All of St Lucia's COVID-19 patients have now recovered
St Lucia's Chief Medical Officer Dr Sharon Belmar-George
St Lucia's Chief Medical Officer Dr Sharon Belmar-George has announced that all of the island's COVID-19 patients have now recovered.
"As of April 22, 2020, Saint Lucia has a total of 15 confirmed cases of COVID-19.
"To date, all of the positive cases of COVID-19 in Saint Lucia have recovered, with the remaining two cases who were in isolation receiving negative COVID-19 test results and since discharged from hospital.
This now places Saint Lucia at a 100 percent recovery of all COVID-19 cases. Among the 15 cases Saint Lucia recorded were individuals who fell within the category of high risk by virtue of some being elderly as well as living with chronic illness.
They too recovered well with no complications or needed critical care.
Laboratory testing for COVID-19 continues to be conducted both locally and with the support of the Caribbean Public Health Agency Laboratory.
Saint Lucia has modified its testing strategy by testing an increased number of samples from community respiratory clinics; this would assist us in the assessment of COVID-19 locally.
Saint Lucia continues on the partial shutdown and on a 10-hour curfew from 7 pm to 5 am We remain at a very critical position in the implementation of the national response to the COVID-19 threat.
Large scale public health and social measures have been implemented in an effort to break transmission of COVID-19 when in-country transmission was noted.
The public must note that many of these measures need to be sustained in an effort to achieve low COVID-19 levels in country.
Some of the measures that have been instituted include school closure, national zoning to manage population movement, the closure of non-essential businesses, travel restrictions, the partial national shutdown and instituting a 24-hour curfew.
The measures recommended to guide individual risks include the use of masks; the testing, isolation, treatment and care of sick persons and the adoption of hygiene and other infection prevention measures.
As seen in many of the more developed countries, even with an apparent decrease in the number of cases and the flattening of the curve, there have been periods of resurgence in their cases.
When measures are relaxed and persons become more socially engaged, this provides an opportunity for smaller epidemic waves which are characterized by low-level transmission.
It is with the benefit of this information we note the necessity of conducting a risk assessment to arrive at evidence-based approach in relaxing measures while ensuring the capacity to detect and manage a possible resurgence in cases moving forward.
Everyone is asked to note that as essential services are made available to the public the guidelines for social distancing need to be adhered to at all times in the interest of the health and safety of the public.
In the context of this, we all need to be reminded that the threat of COVID-19 still exists and will continue to be with us for a while. Some of the national protocols include: stay at home as much as possible, unless it is for food or medical purposes; avoid mass crowd events and social gatherings; practice social distancing and good personal hygiene.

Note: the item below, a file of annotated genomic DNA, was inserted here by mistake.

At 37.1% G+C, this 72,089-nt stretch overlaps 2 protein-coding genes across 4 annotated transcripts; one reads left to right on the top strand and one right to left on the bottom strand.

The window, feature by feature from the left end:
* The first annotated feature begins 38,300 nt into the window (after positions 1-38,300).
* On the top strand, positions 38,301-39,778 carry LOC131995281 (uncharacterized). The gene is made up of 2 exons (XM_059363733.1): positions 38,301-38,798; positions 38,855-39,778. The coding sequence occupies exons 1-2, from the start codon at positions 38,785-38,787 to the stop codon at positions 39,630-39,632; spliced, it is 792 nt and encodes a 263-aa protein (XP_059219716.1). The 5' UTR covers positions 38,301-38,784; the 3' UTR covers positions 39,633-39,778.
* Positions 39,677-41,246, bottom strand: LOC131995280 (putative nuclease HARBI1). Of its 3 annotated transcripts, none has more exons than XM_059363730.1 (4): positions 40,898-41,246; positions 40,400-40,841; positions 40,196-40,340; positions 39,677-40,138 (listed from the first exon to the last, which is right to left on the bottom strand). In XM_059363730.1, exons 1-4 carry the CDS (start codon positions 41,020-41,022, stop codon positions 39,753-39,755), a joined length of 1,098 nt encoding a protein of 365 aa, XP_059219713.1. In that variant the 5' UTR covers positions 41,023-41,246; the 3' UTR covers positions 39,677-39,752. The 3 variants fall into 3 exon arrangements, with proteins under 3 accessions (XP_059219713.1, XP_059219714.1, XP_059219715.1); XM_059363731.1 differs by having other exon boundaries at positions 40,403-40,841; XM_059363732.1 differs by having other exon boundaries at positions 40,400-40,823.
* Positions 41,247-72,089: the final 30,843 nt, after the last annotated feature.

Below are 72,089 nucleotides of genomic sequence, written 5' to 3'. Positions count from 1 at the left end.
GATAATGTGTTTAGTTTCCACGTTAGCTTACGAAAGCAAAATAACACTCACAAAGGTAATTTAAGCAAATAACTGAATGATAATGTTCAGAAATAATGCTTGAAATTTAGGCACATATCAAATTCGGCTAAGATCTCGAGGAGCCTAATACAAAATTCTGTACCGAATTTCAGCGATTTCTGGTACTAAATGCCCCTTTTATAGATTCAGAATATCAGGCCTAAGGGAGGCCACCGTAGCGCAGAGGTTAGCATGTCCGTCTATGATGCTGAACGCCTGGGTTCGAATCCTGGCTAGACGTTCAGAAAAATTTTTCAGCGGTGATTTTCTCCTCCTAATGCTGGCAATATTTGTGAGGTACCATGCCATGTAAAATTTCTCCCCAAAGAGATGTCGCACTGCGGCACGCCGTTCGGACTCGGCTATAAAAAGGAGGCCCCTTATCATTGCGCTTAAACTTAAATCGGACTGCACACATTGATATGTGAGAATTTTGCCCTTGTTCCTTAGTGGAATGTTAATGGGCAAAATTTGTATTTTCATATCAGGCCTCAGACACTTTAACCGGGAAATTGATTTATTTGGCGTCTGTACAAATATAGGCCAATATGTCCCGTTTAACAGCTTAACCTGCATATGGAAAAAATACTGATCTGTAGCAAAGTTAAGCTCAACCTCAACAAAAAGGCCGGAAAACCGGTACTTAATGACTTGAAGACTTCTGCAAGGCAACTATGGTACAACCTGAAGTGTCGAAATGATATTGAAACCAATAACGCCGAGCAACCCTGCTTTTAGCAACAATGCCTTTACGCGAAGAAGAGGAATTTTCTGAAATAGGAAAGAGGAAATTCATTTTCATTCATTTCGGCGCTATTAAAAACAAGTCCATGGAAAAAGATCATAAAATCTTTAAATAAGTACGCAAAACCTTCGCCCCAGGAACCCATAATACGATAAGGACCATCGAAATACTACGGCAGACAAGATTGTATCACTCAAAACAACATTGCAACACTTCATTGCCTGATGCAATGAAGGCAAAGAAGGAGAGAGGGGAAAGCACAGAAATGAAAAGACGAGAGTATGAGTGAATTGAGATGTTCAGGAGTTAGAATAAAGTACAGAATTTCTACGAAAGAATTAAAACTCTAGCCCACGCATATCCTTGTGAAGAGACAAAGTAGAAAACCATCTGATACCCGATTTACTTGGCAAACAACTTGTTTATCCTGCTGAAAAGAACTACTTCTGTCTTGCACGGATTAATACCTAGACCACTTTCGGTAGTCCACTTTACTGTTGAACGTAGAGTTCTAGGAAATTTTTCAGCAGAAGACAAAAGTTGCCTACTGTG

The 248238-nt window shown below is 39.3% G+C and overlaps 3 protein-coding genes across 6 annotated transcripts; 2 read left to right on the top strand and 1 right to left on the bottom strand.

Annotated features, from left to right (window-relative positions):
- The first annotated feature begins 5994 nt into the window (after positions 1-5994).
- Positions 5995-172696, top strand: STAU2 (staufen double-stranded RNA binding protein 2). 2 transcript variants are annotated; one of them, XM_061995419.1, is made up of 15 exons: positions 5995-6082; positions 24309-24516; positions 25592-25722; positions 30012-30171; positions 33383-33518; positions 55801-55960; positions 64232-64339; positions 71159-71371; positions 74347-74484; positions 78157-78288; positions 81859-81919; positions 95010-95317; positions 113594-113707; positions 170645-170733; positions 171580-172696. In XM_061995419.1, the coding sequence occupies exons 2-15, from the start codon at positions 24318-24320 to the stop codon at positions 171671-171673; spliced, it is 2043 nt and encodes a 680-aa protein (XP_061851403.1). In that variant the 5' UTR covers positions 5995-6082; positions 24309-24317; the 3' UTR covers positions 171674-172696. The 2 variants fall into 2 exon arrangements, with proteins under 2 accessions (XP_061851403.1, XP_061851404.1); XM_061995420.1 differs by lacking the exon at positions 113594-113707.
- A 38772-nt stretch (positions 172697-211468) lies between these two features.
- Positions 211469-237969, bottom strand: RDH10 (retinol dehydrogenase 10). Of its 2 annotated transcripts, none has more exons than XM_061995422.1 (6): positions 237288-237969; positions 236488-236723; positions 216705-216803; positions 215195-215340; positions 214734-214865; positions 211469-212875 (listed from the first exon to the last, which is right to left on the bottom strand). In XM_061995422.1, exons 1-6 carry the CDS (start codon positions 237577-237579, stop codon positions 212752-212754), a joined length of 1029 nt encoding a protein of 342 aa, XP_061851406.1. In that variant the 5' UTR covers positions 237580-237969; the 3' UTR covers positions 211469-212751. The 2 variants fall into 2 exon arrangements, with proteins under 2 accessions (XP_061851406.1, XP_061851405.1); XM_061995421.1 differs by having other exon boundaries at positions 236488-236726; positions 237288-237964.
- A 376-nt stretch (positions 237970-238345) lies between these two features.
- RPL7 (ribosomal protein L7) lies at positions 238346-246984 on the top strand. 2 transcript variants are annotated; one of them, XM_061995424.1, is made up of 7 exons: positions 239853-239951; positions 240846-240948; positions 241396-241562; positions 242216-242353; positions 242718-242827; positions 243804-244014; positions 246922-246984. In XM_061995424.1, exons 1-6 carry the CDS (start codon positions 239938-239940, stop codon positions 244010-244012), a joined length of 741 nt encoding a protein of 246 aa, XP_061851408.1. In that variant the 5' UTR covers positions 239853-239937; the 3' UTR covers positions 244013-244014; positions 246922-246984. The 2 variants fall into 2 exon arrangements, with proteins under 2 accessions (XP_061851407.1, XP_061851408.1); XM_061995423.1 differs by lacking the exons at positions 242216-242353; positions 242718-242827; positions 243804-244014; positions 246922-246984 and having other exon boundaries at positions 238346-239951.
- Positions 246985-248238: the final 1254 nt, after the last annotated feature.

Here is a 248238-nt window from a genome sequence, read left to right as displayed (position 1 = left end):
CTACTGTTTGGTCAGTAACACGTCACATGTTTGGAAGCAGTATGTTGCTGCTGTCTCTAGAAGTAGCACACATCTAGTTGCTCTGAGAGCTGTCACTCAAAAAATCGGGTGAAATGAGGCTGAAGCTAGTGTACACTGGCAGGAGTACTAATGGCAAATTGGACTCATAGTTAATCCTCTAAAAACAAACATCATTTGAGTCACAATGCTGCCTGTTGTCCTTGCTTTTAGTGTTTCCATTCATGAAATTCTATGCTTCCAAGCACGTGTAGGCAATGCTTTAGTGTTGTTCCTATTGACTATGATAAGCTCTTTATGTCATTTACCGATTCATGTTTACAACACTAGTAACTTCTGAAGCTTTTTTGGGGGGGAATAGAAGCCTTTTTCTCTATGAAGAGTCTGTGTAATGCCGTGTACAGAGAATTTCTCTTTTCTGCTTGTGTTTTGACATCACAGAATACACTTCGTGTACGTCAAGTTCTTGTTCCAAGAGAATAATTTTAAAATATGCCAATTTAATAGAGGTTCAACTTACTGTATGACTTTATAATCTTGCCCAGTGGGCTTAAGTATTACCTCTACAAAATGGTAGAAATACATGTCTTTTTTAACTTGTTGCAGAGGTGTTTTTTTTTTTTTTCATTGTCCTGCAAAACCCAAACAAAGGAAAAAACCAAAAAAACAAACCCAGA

The public is also advised against going to public places with flu-like symptoms including fever, coughing and sneezing.
When visiting the supermarket or public places, refrain from touching items unless you intend to purchase them. We need to adopt behavior patterns moving forward in this new COVID-19 environment.
Although, hardware stores are opened in an effort to facilitate household emergencies and increase water storage capacity, the public is reminded that we are still on national scale down. Only leave your house for essential goods.
Another recommendation which the public is asked to adhere to is the use of a face mask or scarf when going to public places such as the supermarkets.
The face mask or scarf may be used for source control by reducing potential exposure risk from infected persons during the “pre-symptomatic” period. This measure will support current efforts to protect the health and safety of our citizens.
However for the face masks to be effective in reducing infection, they must always be used as recommended.
We continue to advise the public to focus on the maintenance of standard recommendations to prevent the spread of infection.
- regular handwashing with soap and water or alcohol-based hand sanitizer where soap and water is not available.
- cover mouth and nose with disposable tissues or clothing when coughing and sneezing.
- avoid close contact with anyone showing symptoms of respiratory illness such as coughing and sneezing.
- seek medical attention and share your travel history with your health care provider if you have symptoms suggestive of respiratory illness either during or after travel.
The Department of Health and Wellness will continue providing regular updates on COVID-19."